As a child, I was always entranced by complexity. Detailed images had the ability to capture my imagination, for hours on end. I can remember staring at the intricate blue patterns offset against the bone white China of my favorite restaurant as my meal grew cold. I would trace the scroll work on a dollar bill, and puzzle over the strange Latin phrases it carried for me. The richness and texture of these designs sunk their hooks deep into my imagination. Something about having a lot of information streaming at my brain was rewarding to me, and having to pick apart the details and see the patterns was like a puzzle in reverse for my young mind.
What I had stumbled upon was the human mind’s predilection for details, minutiae, in short, data. The pleasure I derived from looking at complex images, and decoding them, was really the pleasure of constructing a narrative to the details of the image. Our brains seem naturally wired to first, want large amounts of data and details, and second, to construct some type of narrative framework to organize those details. For the most part, we humans are planners. We prefer more information to less, because planning has long constituted a major element of survival for us. The individuals who were best able to plan, were best able to adapt, and in a harsh environment, adaption is key. Of course, most changes, are unpredictable, and we will get to that point later, but the fact remains that human beings like information, be it visual cues, like in the paintings and designs I loved as a youth, or weather reports and stock prices.
Think about this. When you wake up in the morning, what’s the first thing you do? For most of us, it’s shutting off the alarm, which is often on our phones now. If you already have your phone, in hand, you will probably at least be tempted to check your texts, or facebook, or the weather. If you don’t do it then, you will almost certainly do it when you turn on your laptop in the cold morning light. Even before the digital age, we consumed information, first, even before we consumed food or other necessities. Growing up in the Northeast, I spent many winter mornings bathed in the soft glow of my old, titanic Mitsubishi tube television. It towered over me as I sat there, like a religious supplicant, waiting for its divine judgment. Two hour delay, or wait, wait CLOSED, victory! During those tense minutes watching the list of schools in my area scroll by along the bottom of the talking heads, I never felt hungry, or thirsty, or even tired in the cold dawn on all those winter mornings. I needed one thing, and one thing only. Details. I needed data, information, about how my day was going to play out. I needed to know. And I had discovered one of the strongest, and potentially most dangerous of human desires.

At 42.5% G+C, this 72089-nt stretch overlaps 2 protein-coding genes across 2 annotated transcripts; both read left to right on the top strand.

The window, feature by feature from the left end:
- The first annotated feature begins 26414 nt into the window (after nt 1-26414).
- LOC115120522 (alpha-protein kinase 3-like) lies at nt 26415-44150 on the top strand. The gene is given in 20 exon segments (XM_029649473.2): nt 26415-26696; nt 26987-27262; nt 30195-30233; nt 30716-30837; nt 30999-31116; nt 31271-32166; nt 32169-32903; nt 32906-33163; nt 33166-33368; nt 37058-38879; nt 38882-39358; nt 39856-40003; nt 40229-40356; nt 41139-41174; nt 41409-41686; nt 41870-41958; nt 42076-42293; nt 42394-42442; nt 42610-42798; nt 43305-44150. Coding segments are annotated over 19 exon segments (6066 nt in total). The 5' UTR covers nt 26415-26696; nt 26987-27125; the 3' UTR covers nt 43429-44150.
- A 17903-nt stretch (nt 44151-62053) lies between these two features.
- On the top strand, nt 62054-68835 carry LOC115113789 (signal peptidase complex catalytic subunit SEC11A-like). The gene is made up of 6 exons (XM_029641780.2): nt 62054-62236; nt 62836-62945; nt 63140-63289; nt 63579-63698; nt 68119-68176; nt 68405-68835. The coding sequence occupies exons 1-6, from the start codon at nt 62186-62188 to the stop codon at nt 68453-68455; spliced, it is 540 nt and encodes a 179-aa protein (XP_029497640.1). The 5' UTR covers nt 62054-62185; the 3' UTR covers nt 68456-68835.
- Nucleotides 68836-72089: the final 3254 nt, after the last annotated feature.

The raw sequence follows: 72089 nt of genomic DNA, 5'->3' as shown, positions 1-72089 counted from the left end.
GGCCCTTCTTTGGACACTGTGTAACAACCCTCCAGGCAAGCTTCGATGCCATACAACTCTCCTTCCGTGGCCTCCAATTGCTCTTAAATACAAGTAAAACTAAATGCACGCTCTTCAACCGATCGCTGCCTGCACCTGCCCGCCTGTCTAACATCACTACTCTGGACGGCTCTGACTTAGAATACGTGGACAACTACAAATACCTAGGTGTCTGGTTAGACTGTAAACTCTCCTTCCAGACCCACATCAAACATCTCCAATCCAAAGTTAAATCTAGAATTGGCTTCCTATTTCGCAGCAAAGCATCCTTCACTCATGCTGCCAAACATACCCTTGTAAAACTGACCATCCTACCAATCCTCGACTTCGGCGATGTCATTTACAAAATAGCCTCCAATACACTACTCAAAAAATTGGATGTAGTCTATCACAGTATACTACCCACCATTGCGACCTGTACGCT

Details were important to me then, not because of the raw information itself, but because of the plan, the narrative, I was able to construct for myself because of them. I could plan out my sledding adventures now, and start calling friends. Our minds want details and information in order to help us build a more certain, predictable world, a world we can make sense out of. A narrative world. For in my adolescent snowday scheming, I was really writing stories of the near future. I envisioned them in my mind, and the divine blessing of the T.V. gave me the information to make them possible.